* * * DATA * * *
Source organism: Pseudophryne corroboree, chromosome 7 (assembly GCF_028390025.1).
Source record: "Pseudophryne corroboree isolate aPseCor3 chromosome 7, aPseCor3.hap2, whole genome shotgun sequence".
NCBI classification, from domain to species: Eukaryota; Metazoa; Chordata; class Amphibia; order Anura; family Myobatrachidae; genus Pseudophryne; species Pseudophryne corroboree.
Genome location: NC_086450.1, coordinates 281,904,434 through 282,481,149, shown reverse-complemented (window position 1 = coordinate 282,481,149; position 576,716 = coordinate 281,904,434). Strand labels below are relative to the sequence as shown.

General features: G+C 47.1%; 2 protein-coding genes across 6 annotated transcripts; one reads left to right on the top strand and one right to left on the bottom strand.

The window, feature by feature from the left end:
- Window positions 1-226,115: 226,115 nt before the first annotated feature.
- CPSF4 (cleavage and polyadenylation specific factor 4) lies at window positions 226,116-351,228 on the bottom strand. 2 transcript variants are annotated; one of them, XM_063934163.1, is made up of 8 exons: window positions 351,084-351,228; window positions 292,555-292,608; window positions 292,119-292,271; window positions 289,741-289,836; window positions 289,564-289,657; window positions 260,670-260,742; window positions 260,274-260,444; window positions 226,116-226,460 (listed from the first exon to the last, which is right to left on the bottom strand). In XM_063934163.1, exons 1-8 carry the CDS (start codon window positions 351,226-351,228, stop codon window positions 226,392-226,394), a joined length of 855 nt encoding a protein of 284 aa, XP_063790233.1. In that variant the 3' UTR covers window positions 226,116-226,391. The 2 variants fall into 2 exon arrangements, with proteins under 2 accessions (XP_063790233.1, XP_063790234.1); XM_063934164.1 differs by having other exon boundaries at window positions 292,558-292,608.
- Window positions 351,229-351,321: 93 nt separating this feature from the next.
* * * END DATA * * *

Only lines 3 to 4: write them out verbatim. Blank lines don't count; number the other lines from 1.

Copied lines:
NCBI classification, from domain to species: Eukaryota; Metazoa; Chordata; class Amphibia; order Anura; family Myobatrachidae; genus Pseudophryne; species Pseudophryne corroboree.
Genome location: NC_086450.1, coordinates 281,904,434 through 282,481,149, shown reverse-complemented (window position 1 = coordinate 282,481,149; position 576,716 = coordinate 281,904,434). Strand labels below are relative to the sequence as shown.